• $\begingroup$ @Xi'an; Hi I've found one error in $T$ where there should be $\mathbb{E}[\mathbb{1}(x < \cdot)]$; I'm not sure if this is what you're referring to ? It requires additional computation of CDF of laplace distribution; which I re-edited in the post. $\endgroup$ – ElleryL Nov 20 '19 at 15:12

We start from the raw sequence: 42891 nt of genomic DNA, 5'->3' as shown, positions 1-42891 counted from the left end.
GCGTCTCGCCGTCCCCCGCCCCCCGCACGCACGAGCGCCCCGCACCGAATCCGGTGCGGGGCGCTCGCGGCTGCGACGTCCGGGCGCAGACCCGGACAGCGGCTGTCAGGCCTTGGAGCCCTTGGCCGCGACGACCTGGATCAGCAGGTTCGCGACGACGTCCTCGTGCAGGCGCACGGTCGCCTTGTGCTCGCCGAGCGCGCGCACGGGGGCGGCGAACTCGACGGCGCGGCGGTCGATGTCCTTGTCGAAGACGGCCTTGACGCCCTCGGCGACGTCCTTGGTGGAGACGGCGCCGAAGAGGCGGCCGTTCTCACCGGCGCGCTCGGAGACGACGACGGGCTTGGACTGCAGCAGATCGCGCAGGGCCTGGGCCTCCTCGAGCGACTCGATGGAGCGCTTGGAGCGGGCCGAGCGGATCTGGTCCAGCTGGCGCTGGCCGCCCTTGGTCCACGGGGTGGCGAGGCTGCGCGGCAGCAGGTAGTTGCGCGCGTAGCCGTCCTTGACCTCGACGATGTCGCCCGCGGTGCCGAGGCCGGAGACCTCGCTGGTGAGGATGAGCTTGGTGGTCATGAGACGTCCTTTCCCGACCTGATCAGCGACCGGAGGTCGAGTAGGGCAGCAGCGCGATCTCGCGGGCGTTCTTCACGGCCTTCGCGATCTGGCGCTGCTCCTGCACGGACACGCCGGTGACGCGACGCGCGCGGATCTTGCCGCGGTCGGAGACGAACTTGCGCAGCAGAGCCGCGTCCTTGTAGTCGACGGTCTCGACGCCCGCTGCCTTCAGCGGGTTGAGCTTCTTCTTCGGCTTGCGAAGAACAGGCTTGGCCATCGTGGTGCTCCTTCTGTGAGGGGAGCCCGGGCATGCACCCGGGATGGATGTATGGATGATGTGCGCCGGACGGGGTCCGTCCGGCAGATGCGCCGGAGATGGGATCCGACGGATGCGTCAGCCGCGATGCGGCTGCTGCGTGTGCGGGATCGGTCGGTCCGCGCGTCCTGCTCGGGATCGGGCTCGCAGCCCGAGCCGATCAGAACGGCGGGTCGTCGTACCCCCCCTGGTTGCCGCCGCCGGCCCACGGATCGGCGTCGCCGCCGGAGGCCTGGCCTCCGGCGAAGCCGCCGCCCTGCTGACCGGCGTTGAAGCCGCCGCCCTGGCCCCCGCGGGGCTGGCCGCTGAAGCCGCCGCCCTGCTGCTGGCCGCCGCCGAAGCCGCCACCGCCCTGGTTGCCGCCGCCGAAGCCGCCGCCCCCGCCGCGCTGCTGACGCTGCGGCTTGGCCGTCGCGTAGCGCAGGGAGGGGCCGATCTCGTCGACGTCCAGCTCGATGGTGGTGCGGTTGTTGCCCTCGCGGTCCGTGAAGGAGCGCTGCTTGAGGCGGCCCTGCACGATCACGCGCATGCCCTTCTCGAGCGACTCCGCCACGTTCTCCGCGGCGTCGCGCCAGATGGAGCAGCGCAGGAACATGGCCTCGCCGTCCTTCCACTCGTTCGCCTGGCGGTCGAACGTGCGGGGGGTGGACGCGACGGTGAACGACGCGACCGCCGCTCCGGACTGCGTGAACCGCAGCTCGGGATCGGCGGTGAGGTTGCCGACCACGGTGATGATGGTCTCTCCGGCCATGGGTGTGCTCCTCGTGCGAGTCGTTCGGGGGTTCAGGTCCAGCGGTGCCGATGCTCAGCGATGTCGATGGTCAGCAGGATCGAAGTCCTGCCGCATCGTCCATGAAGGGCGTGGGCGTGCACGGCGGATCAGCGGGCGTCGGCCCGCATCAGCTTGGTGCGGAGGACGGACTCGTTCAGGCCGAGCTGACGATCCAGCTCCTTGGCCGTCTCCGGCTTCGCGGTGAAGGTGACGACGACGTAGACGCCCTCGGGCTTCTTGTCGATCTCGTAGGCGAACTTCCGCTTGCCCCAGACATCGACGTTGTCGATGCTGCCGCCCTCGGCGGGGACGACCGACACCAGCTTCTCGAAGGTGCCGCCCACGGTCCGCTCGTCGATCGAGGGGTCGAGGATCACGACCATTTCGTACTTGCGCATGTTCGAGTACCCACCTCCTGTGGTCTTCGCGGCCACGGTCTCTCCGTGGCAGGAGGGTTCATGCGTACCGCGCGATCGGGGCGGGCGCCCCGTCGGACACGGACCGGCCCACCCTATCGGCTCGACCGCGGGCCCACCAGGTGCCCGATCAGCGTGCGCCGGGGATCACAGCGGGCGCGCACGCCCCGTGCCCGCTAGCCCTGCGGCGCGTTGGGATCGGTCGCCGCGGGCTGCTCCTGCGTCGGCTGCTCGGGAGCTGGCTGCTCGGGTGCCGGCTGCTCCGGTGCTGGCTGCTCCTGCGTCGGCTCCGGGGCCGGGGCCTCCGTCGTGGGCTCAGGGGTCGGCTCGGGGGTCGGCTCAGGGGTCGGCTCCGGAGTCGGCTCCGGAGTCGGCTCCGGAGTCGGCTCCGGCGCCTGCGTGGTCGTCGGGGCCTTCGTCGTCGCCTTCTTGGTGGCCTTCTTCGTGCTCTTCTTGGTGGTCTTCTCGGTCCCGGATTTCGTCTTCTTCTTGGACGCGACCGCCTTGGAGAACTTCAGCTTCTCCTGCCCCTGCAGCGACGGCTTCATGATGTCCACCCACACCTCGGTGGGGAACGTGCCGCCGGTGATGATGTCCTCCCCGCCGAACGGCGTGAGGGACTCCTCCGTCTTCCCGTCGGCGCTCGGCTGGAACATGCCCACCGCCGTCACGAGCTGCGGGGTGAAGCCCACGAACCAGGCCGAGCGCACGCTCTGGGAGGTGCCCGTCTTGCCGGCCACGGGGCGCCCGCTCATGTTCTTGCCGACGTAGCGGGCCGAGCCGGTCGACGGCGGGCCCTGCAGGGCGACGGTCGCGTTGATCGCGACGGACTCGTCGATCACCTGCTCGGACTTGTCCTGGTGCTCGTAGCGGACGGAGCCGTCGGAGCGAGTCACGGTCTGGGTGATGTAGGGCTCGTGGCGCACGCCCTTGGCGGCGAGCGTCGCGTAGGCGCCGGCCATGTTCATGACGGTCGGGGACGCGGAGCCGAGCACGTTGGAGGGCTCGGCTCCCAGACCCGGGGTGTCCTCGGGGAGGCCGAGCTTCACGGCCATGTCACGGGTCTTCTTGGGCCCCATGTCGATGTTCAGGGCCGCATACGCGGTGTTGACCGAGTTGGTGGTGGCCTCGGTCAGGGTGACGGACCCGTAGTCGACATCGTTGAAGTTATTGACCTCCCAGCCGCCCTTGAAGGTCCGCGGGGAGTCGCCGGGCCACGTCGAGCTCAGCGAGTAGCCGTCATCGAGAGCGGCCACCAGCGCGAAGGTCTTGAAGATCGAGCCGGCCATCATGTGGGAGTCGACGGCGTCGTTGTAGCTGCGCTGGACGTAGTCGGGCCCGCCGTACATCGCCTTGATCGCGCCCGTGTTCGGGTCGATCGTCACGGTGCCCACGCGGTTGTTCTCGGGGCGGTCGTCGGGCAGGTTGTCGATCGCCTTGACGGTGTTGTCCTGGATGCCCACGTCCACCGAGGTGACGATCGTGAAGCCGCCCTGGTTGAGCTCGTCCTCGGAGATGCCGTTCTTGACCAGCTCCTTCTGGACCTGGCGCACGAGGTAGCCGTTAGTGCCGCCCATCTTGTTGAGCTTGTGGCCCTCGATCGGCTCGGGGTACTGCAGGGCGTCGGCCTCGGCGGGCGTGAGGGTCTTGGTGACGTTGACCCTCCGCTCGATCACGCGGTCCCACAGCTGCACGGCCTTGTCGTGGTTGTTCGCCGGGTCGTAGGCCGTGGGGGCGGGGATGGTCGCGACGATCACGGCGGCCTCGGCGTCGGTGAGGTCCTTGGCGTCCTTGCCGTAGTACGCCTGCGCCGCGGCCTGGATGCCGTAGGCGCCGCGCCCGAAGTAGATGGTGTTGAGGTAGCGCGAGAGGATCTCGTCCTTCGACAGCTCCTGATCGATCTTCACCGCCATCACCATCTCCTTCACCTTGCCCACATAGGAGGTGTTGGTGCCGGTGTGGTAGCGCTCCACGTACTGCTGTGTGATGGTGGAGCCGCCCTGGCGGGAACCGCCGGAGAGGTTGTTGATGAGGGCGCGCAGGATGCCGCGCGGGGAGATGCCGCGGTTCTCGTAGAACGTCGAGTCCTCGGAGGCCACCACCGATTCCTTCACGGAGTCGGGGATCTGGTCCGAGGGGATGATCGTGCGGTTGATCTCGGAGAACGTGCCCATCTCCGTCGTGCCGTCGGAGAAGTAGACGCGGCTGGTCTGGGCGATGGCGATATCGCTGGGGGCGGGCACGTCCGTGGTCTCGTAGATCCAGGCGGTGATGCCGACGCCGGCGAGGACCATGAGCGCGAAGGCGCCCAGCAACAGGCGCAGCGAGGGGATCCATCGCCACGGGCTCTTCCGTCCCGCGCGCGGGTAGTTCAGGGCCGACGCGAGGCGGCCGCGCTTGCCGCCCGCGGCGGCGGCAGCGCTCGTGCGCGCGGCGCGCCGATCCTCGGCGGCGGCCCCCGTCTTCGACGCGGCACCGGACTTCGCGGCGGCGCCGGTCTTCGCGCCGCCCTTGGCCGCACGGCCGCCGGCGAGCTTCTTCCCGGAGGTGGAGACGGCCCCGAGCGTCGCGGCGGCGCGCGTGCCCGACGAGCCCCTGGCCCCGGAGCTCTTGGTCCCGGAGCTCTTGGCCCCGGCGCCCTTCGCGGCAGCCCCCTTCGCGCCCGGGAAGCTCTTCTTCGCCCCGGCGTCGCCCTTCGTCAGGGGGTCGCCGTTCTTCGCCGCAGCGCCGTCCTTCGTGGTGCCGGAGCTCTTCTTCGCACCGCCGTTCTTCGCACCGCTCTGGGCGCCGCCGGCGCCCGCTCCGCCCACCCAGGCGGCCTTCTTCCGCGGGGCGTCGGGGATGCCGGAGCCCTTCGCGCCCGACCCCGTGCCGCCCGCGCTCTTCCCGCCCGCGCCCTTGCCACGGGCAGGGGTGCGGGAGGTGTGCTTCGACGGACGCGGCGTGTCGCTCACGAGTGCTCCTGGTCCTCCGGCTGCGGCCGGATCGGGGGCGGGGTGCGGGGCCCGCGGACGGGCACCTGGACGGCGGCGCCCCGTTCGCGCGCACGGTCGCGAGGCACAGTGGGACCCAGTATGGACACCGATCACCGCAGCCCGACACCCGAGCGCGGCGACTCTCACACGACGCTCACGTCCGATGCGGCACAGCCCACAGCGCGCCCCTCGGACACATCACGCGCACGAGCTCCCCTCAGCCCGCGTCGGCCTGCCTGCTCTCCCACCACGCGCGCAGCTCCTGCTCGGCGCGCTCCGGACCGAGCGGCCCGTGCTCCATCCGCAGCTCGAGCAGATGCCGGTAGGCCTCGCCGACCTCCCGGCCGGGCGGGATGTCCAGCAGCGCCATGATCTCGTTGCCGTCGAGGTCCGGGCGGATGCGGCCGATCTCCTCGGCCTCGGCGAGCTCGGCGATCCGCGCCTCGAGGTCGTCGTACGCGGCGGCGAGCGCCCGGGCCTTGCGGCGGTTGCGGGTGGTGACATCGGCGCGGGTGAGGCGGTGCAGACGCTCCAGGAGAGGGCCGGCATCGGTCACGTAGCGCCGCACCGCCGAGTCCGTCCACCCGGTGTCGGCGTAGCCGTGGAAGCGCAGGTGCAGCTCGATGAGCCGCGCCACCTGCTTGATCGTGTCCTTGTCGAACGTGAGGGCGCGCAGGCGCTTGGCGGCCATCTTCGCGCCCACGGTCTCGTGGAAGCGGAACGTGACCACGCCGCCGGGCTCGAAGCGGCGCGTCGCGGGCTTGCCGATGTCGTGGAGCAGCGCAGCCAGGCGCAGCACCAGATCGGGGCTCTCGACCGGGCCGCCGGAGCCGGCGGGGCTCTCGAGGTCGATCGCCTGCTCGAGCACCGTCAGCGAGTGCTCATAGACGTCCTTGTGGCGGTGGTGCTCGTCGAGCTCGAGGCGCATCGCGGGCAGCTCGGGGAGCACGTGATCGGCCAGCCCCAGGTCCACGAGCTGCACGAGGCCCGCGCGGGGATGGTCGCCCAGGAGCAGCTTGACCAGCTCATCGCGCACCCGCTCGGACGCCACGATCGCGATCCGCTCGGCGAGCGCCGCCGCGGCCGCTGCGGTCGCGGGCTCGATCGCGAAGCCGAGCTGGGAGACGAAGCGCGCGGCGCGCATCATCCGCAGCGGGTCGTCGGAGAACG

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Expectations are derived by standard exponential integrations \begin{align*}\mathbb E_{L_1}[\mathbb 1(X<\mu_1)]&=\int_{-\infty}^{\mu_1} \frac{\tau_1(1-\tau_1)}{\sigma_1}\text{exp}\left(- \frac{x-\mu_1}{\sigma_1}(\tau_1 - 1)\right)\text{d}x\\ &=\tau_1\int_{-\infty}^{\mu_1}\frac{(1-\tau_1)}{\sigma_1}\text{exp}\left(\frac{1-\tau_1}{\sigma_1}(x-\mu_1)\right)\text{d}x \\ &=\tau_1\int_0^\infty \frac{(1-\tau_1)}{\sigma_1}\text{exp}\left(-\frac{1-\tau_1}{\sigma_1}y\right)\text{d}y \\ &=\tau_1 \end{align*} \begin{align*}\mathbb E_{L_1}[X\mathbb 1(X<\mu_1)]&=\int_{-\infty}^{\mu_1}x \frac{\tau_1(1-\tau_1)}{\sigma_1}\text{exp}\left(- \frac{x-\mu_1}{\sigma_1}(\tau_1 - 1)\right)\text{d}x\\ &=\tau_1\int_{-\infty}^{\mu_1}x\frac{(1-\tau_1)}{\sigma_1}\text{exp}\left(\frac{x-\mu_1}{\sigma_1}(1-\tau_1)\right)\text{d}x \\ &=\tau_1\int_{-\infty}^{\mu_1}(x-\mu_1+\mu_1)\frac{(1-\tau_1)}{\sigma_1}\text{exp}\left(\frac{x-\mu_1}{\sigma_1}(1-\tau_1)\right)\text{d}x \\ &=\mu_1\mathbb E_{L_1}[\mathbb 1(X<\mu_1)]+\tau_1\int_0^{\infty}y\frac{(1-\tau_1)}{\sigma_1}\text{exp}\left(-\frac{1-\tau_1}{\sigma_1}y\right)\text{d}\\ &=\mu_1\tau_1+\tau_1\frac{\sigma_1}{1-\tau_1} \end{align*} \begin{align*}\mathbb E_{L_1}[\mathbb 1(X<\mu_2)]&=\mathbb E_{L_1}[\mathbb 1(X<\mu_1)]+\mathbb E_{L_1}[\mathbb 1(\mu_1<X<\mu_2)]\qquad\qquad(\mu_1<\mu_2)\\ &=\tau_1+\int_{\mu_1}^{\mu_2} \frac{\tau_1(1-\tau_1)}{\sigma_1}\text{exp}\left(- \frac{\tau_1}{\sigma_1} (x-\mu_1)\right)\text{d}x\\ &=\tau_1+(1-\tau_1)\int_0^{\mu_2-\mu_1} \frac{\tau_1}{\sigma_1}\text{exp}\left(-\frac{\tau_1}{\sigma_1}y\right)\text{d}y \\ &=\tau_1+(1-\tau_1)\left\{1-\exp(-\tau_1(\mu_2-\mu_1)/\sigma_1) \right\} \end{align*} \begin{align*}\mathbb E_{L_1}[X\mathbb 1(X<\mu_2)]&=\mathbb E_{L_1}[X\mathbb 1(X<\mu_1)]+\mathbb E_{L_1}[X\mathbb 1(\mu_1<X<\mu_2)]\qquad\qquad(\mu_1<\mu_2)\\ &=\tau_1\left\{\mu_1+\frac{\sigma_1}{1-\tau_1}\right\}+\int_{\mu_1}^{\mu_2} x\frac{\tau_1(1-\tau_1)}{\sigma_1}\text{exp}\left(- \frac{\tau_1}{\sigma_1} (x-\mu_1)\right)\text{d}x\\ &=\tau_1\left\{\mu_1+\frac{\sigma_1}{1-\tau_1}\right\}+(1-\tau_1)\int_0^{\mu_2-\mu_1} (y+\mu_1)\frac{\tau_1}{\sigma_1}\text{exp}\left(-\frac{\tau_1}{\sigma_1}y\right)\text{d}y \\ &=\tau_1\left\{\mu_1+\frac{\sigma_1}{1-\tau_1}\right\}+(1-\tau_1)\mu_1\left\{1-\exp(-\tau_1(\mu_2-\mu_1)/\sigma_1) \right\}\\ &\quad+(1-\tau_1)\big\{-(\mu_2-\mu_1)\exp(-\tau_1(\mu_2-\mu_1)/\sigma_1)\\ &\qquad\left.+\frac{\sigma_1}{\tau_1}[1-\exp(-\tau_1(\mu_2-\mu_1)/\sigma_1)]\right\} \end{align*} Alternatively, most of these computations stem from the (basic) observation that an asymmetric Laplace distribution $\mathcal L^a(\mu,\tau,\sigma)$ is a mixture of two drifted Exponential distributions$$\tau \left\{\mu-\mathcal E([1-\tau]/\sigma)\right\}+(1-\tau)\left\{\mu+\mathcal E(\tau/\sigma)\right\}$$